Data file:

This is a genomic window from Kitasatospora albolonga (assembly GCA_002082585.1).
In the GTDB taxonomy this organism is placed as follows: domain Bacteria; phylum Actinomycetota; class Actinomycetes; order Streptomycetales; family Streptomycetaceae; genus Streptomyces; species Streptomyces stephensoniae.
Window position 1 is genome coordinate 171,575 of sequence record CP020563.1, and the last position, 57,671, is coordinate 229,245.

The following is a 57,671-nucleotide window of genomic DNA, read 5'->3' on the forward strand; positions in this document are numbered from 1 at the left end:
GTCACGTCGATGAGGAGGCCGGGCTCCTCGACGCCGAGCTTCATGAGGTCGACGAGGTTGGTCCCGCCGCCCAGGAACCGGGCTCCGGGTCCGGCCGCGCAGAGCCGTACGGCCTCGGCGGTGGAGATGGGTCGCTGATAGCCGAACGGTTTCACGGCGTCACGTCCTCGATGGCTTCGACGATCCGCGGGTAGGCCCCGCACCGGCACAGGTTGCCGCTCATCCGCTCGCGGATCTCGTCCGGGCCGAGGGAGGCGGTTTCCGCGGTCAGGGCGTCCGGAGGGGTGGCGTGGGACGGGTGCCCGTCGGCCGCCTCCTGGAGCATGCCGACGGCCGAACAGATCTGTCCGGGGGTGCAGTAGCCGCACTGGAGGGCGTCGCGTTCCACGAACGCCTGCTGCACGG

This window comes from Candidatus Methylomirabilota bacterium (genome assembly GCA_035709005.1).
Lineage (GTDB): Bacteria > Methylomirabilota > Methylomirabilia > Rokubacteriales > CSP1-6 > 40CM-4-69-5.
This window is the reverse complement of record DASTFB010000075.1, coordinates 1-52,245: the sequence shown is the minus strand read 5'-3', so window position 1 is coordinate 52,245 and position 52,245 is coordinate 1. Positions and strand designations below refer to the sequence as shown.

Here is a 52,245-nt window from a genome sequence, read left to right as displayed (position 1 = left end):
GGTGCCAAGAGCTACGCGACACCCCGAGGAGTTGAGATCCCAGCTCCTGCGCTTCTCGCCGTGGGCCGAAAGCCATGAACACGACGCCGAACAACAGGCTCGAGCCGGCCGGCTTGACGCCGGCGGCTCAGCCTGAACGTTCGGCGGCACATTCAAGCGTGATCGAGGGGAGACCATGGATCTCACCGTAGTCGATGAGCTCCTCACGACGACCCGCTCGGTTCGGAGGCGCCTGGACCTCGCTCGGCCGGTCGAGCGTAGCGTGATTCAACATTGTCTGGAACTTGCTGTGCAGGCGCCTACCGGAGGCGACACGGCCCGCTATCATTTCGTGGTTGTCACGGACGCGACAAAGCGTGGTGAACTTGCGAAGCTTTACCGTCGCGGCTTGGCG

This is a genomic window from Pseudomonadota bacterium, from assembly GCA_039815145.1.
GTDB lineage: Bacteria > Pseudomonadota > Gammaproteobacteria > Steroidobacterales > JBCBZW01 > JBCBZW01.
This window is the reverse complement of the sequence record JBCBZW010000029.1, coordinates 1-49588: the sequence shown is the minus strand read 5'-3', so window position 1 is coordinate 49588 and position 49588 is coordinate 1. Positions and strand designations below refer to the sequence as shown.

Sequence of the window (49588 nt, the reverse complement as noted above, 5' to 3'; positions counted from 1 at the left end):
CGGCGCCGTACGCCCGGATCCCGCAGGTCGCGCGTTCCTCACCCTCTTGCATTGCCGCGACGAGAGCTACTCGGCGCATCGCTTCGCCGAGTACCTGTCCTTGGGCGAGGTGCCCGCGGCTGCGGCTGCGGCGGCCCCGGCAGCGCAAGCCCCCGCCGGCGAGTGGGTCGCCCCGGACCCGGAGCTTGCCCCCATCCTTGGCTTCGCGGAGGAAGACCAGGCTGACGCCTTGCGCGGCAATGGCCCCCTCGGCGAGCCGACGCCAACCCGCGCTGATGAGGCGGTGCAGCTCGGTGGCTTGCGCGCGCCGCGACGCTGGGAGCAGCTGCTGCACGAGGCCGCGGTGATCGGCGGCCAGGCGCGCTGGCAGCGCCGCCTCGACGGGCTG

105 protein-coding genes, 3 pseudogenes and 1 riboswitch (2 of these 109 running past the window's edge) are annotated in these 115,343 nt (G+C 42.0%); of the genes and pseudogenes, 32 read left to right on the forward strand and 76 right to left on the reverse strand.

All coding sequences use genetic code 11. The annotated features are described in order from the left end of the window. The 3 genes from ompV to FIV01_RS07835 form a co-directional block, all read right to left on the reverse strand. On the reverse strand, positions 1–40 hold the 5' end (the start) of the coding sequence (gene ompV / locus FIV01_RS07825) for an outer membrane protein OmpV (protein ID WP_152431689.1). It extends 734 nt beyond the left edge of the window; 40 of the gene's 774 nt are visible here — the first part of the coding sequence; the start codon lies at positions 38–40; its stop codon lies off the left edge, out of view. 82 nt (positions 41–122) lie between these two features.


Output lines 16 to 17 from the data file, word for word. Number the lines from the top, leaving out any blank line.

105 protein-coding genes, 3 pseudogenes and 1 riboswitch (2 of these 109 running past the window's edge) are annotated in these 115,343 nt (G+C 42.0%); of the genes and pseudogenes, 32 read left to right on the forward strand and 76 right to left on the reverse strand.

All coding sequences use genetic code 11. The annotated features are described in order from the left end of the window. The 3 genes from ompV to FIV01_RS07835 form a co-directional block, all read right to left on the reverse strand. On the reverse strand, positions 1–40 hold the 5' end (the start) of the coding sequence (gene ompV / locus FIV01_RS07825) for an outer membrane protein OmpV (protein ID WP_152431689.1). It extends 734 nt beyond the left edge of the window; 40 of the gene's 774 nt are visible here — the first part of the coding sequence; the start codon lies at positions 38–40; its stop codon lies off the left edge, out of view. 82 nt (positions 41–122) lie between these two features.